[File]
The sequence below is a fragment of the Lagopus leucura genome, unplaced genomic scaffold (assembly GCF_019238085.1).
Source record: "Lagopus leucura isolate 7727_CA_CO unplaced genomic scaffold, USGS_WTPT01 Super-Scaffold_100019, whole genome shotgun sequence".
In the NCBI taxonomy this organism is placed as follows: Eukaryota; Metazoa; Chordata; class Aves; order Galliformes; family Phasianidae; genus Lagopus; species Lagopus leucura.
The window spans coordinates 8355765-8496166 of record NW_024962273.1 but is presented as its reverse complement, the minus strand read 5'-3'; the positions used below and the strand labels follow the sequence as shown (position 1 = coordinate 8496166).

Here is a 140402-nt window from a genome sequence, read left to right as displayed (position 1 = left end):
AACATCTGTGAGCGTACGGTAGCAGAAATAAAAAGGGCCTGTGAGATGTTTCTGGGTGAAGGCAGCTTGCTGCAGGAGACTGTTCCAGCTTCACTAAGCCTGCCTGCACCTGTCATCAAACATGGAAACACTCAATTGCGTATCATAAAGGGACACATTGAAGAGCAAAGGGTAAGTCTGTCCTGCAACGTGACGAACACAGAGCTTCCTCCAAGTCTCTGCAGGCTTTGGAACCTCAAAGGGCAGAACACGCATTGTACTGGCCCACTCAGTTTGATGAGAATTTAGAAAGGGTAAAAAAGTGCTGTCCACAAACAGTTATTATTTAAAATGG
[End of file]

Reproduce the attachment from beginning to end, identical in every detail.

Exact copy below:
The sequence below is a fragment of the Lagopus leucura genome, unplaced genomic scaffold (assembly GCF_019238085.1).
Source record: "Lagopus leucura isolate 7727_CA_CO unplaced genomic scaffold, USGS_WTPT01 Super-Scaffold_100019, whole genome shotgun sequence".
In the NCBI taxonomy this organism is placed as follows: Eukaryota; Metazoa; Chordata; class Aves; order Galliformes; family Phasianidae; genus Lagopus; species Lagopus leucura.
The window spans coordinates 8355765-8496166 of record NW_024962273.1 but is presented as its reverse complement, the minus strand read 5'-3'; the positions used below and the strand labels follow the sequence as shown (position 1 = coordinate 8496166).

Here is a 140402-nt window from a genome sequence, read left to right as displayed (position 1 = left end):
AACATCTGTGAGCGTACGGTAGCAGAAATAAAAAGGGCCTGTGAGATGTTTCTGGGTGAAGGCAGCTTGCTGCAGGAGACTGTTCCAGCTTCACTAAGCCTGCCTGCACCTGTCATCAAACATGGAAACACTCAATTGCGTATCATAAAGGGACACATTGAAGAGCAAAGGGTAAGTCTGTCCTGCAACGTGACGAACACAGAGCTTCCTCCAAGTCTCTGCAGGCTTTGGAACCTCAAAGGGCAGAACACGCATTGTACTGGCCCACTCAGTTTGATGAGAATTTAGAAAGGGTAAAAAAGTGCTGTCCACAAACAGTTATTATTTAAAATGG